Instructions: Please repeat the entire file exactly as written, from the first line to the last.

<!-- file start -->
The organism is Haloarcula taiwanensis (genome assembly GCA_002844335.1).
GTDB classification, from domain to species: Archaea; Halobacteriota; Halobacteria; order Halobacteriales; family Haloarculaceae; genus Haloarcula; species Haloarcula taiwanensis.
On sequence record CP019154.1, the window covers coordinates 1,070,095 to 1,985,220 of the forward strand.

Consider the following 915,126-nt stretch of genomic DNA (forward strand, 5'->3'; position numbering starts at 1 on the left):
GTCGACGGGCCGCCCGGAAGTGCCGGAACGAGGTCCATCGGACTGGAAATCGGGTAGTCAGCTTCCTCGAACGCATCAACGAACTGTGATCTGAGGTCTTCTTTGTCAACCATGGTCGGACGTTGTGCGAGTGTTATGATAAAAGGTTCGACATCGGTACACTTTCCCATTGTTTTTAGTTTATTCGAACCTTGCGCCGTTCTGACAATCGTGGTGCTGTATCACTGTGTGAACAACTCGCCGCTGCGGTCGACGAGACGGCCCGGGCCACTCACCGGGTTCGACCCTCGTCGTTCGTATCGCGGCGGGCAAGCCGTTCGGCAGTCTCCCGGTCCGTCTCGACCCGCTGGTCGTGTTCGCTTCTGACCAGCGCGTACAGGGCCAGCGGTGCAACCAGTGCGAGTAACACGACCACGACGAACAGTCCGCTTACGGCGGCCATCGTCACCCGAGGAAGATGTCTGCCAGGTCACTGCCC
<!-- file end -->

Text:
The organism is Haloarcula taiwanensis (genome assembly GCA_002844335.1).
GTDB classification, from domain to species: Archaea; Halobacteriota; Halobacteria; order Halobacteriales; family Haloarculaceae; genus Haloarcula; species Haloarcula taiwanensis.
On sequence record CP019154.1, the window covers coordinates 1,070,095 to 1,985,220 of the forward strand.

Consider the following 915,126-nt stretch of genomic DNA (forward strand, 5'->3'; position numbering starts at 1 on the left):
GTCGACGGGCCGCCCGGAAGTGCCGGAACGAGGTCCATCGGACTGGAAATCGGGTAGTCAGCTTCCTCGAACGCATCAACGAACTGTGATCTGAGGTCTTCTTTGTCAACCATGGTCGGACGTTGTGCGAGTGTTATGATAAAAGGTTCGACATCGGTACACTTTCCCATTGTTTTTAGTTTATTCGAACCTTGCGCCGTTCTGACAATCGTGGTGCTGTATCACTGTGTGAACAACTCGCCGCTGCGGTCGACGAGACGGCCCGGGCCACTCACCGGGTTCGACCCTCGTCGTTCGTATCGCGGCGGGCAAGCCGTTCGGCAGTCTCCCGGTCCGTCTCGACCCGCTGGTCGTGTTCGCTTCTGACCAGCGCGTACAGGGCCAGCGGTGCAACCAGTGCGAGTAACACGACCACGACGAACAGTCCGCTTACGGCGGCCATCGTCACCCGAGGAAGATGTCTGCCAGGTCACTGCCC